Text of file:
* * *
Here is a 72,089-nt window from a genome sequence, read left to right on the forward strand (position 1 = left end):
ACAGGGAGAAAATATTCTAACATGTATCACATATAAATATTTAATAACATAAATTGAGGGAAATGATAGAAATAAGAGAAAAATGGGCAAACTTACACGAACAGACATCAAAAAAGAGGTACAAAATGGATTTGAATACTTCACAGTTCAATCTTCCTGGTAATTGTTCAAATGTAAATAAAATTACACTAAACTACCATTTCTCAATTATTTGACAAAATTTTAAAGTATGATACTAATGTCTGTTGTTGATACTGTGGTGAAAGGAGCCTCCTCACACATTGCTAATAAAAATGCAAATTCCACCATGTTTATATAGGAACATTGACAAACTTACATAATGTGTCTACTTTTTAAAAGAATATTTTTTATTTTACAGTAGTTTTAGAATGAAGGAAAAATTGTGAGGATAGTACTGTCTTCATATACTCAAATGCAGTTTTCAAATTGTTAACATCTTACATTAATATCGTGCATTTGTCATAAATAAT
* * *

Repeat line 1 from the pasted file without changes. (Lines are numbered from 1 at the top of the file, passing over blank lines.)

Here is a 72,089-nt window from a genome sequence, read left to right on the forward strand (position 1 = left end):